Last Updated: 06/05/2023


SEP Model Validation Working Meeting

The SEP Model Validation Working Meeting (SEPVAL) will focus on the validation of SEP models drawing upon a multi-year validation effort started in 2018 through the SHINE, ISWAT, and ESWW workshops. During the SEPVAL 2023 workshops, one in the U.S. and one in Europe, developers of solar energetic particle (SEP) prediction models will work with space agency end users to assess SEP model performance, establish standards, and develop a framework for SEP model validation.

SEPVAL is organized by CCMC, SWRI, and NASA SRAG. Contact Katie Whitman ( for questions and further information.

United States

The United States SEPVAL will be held at the Southwest Research Institute in San Antonio, TX from September 5 – 7, 2023.


The European SEPVAL will be held at the European Space Weather Workshop (ESWW) location in Toulouse, France on Saturday November 18 (full day) & 19 (half day), 2023 prior to ESWW. SEPVAL will be part of the mini-ISWAT working meeting being organized in conjunction with ESWW.


United States

  • Workshop Dates: September 5 – 7, 2023 (Tuesday – Thursday), note that September 4 is the U.S. holiday Labor Day
  • Location: Southwest Research Institute, 6220 Culebra Rd, San Antonio, TX 78238
  • Hotel: There is not a specific workshop hotel, but there are a number of nearby, reasonably priced hotels along I-410. Specific recommendations will be added as the workshop approaches.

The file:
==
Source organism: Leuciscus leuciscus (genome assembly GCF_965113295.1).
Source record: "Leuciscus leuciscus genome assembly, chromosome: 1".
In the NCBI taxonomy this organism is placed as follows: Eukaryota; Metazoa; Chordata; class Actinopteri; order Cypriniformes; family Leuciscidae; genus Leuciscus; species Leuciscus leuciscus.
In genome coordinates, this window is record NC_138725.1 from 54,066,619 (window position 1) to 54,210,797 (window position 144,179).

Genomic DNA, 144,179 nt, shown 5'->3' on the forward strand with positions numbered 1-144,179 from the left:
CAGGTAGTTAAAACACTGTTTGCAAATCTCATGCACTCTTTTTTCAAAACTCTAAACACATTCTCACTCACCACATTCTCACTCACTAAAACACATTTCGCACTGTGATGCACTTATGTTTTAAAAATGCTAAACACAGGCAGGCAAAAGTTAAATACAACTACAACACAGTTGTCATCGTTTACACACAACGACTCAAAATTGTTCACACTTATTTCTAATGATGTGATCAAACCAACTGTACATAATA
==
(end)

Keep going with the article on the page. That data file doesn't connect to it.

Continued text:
• Registration: deadlines and details TBD
  • Deadline to Submit Forecasts: All forecasts for the US challenge must be submitted in the appropriate format to Katie Whitman by the end of SHINE, August 11, 2023. Event linked below.


  • Workshop Dates: Saturday November 18 - 19, 2023
  • Location: Pierre-Baudis Congress Center (ESWW venue)
  • Hotel: Please arrange your ESWW hotel to arrive a few days early to attend our meeting
  • Registration: We will be part of the mini-ISWAT side meeting associated with ESWW and there may be an option to pay a registration fee as part of your registration for ESWW. Details will be posted here and on the ISWAT website.
  • Deadline to Submit Forecasts: All forecasts for the European challenge must be submitted in the appropriate format to Katie Whitman by October 15, 2023. Event lists linked below.


SEPVAL will be a primarily in-person working meeting with presentations, discussion sessions, and time built in to work directly with colleagues. We will aim to make at least part of the workshop available virtually. The plan for the working meetings is to make sessions as interactive as possible and to make progress on specific tasks as a community.


Detailed agendas will be posted here as the working meeting approaches. Potential discussion topics include:

  • Approach to SEP model validation and status of validation tool developed at SRAG
  • SEP Scoreboard (real time model forecasting)
  • How are SEP models used in real time ops by M2M and SRAG? (Met Office, ESA, etc?)
  • CCMC-SWPC Proving Ground (ACE - Architecture for Evaluation)
  • SWPC's Validation Test Bed
  • Interactive discussion about validation results from challenge submissions (see below) e.g. What are we doing wrong? What are we doing right? Most informative metrics?
  • Presentations by modelers about challenges, needs, insights
  • Cross-model comparisons
  • Dedicated time for collaboration, analysis, and code development
  • Next steps

Rules and Participation in the Challenge

SEP model developers are invited to participate in the validation challenge by submitting predictions for a specific set of events following a specific set of rules. A detailed description of the rules of participation are available in this google drive along with event lists, proton observations, and movies of each event period.